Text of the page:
Addressing young activists at the event, staged by the Vote for a Final Say and For Our Future’s Sake campaigns and supported by The Independent, Sir John added: “When the nation voted on Brexit they did so on a diet of fiction and undeliverable promises. As the facts become known, it is extraordinary that a new vote is denied: extraordinary, and undemocratic.

“Your vote is absolutely crucial – for you have the longest lease on our country’s future, and our place in the wider world. Don’t wake up on Friday 13 December and regret not making a choice. So choose the future you believe in – for your own generation and the next.”

While saying that tribal loyalty has its place, he said: “No single party has a monopoly on wisdom ... Sometimes you need to vote with your head and your heart for your country and your future,” adding: “This is such a time.”

Mr Johnson said that his predecessor’s views were “outdated”. Asked about Sir John’s intervention at a campaign event in Kent, Mr Johnson said: “I think it’s very sad and I think he’s wrong.

Tony Blair addresses The Independent's Final Say rally demanding a second Brexit referendum (Clip)

“He represents a view that is outdated, alas. I respect him and his record. I must respectfully disagree with my illustrious predecessor and urge people on Thursday, ‘Come on, let’s get this thing done’.”

Mr Blair also called on voters not to give Mr Johnson a majority, saying: “This Conservative Party which now expels the likes of Michael Heseltine, disowns the statesmanship of John Major, a party whose chancellor as of July this year is now exiled in the wilderness for the temerity to say what he knows to be true – namely that a no-deal Brexit is a risk no responsible government would take – such a Conservative Party does not deserve to govern unchecked and the country would not be wise to let them.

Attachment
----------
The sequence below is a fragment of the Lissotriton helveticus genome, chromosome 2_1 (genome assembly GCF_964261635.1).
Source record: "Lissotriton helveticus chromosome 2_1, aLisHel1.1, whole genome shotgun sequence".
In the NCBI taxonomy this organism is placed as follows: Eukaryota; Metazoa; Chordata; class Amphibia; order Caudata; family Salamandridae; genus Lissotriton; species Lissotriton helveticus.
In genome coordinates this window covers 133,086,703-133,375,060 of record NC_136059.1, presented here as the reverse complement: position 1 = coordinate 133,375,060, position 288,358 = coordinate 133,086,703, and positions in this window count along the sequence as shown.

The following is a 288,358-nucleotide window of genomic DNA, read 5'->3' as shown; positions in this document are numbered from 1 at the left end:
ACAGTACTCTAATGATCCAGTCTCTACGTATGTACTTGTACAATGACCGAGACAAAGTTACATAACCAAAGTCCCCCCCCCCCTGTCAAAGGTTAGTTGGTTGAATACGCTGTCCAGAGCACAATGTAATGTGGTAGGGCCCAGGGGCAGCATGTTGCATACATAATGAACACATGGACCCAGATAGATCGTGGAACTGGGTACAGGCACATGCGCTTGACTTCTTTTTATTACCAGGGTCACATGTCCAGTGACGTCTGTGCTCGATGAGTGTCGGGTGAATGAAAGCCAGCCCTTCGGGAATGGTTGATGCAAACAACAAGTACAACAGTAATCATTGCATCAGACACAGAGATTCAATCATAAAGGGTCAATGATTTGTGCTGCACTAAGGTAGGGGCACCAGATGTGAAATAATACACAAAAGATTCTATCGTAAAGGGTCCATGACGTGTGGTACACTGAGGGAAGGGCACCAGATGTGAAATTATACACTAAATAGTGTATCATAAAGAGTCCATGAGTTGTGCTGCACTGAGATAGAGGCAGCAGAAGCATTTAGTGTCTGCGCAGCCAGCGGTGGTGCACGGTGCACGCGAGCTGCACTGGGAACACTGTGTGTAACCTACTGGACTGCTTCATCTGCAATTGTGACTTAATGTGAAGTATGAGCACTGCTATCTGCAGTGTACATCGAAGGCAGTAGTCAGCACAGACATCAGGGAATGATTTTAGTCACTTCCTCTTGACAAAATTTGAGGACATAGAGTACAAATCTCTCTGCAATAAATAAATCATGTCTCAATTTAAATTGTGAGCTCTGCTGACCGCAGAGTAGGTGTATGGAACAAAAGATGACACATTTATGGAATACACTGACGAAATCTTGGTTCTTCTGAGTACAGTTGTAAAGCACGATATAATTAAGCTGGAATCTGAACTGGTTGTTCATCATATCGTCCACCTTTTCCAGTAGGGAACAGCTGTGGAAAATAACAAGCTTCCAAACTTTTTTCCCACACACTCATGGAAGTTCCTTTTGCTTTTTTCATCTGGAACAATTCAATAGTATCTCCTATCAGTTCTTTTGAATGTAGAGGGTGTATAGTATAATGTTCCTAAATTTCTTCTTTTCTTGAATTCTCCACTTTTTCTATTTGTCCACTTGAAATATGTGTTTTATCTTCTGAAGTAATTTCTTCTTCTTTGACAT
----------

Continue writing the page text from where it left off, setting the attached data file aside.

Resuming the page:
“It’s not Brexit that’s getting done. We’re getting done. This is the final chance for a Final Say. It’s not one general election but 650 individual ones. Think long. Think hard. Time to choose. Choose wisely.”

Addressing the rally, The Independent’s editor, Christian Broughton, told those present: “There may be some people wishing they had shown up to vote 1,261 days ago in a certain referendum.

The Independent editor Christian Broughton addresses the Final Say rally demanding a second Brexit referendum (Clip)

“So much has changed since then. Don’t sit on the sidelines now: get out there on Thursday, get other people out, and do what you can for democracy, to win a Final Say for everyone.”

Vote for a Final Say announced that it has added Mr Gauke’s seat, along with foreign secretary Dominic Raab’s Esher and Walton and former Tory leader Iain Duncan Smith’s Chingford and Woodford Green, to the list of 25 key marginals where tactical voting by pro-referendum constituents can help prevent a Johnson majority.

The organisation is spending thousands of pounds on targeted advertising in the seats, urging voters to back the former justice secretary, Mr Raab’s Lib Dem rival Monica Harding and Mr Duncan Smith’s Labour opponent Faiza Shaheen.

Mr Gauke, a former cabinet minister in Theresa May’s government, was introduced at the rally on Friday evening alongside his father, as he claimed Boris Johnson winning a majority next week would prove to be a “disaster” for the country.

Join our commenting forum

Join thought-provoking conversations, follow other Independent readers and see their replies


Thank you for registering

Please refresh the page or navigate to another page on the site to be automatically logged inPlease refresh your browser to be logged in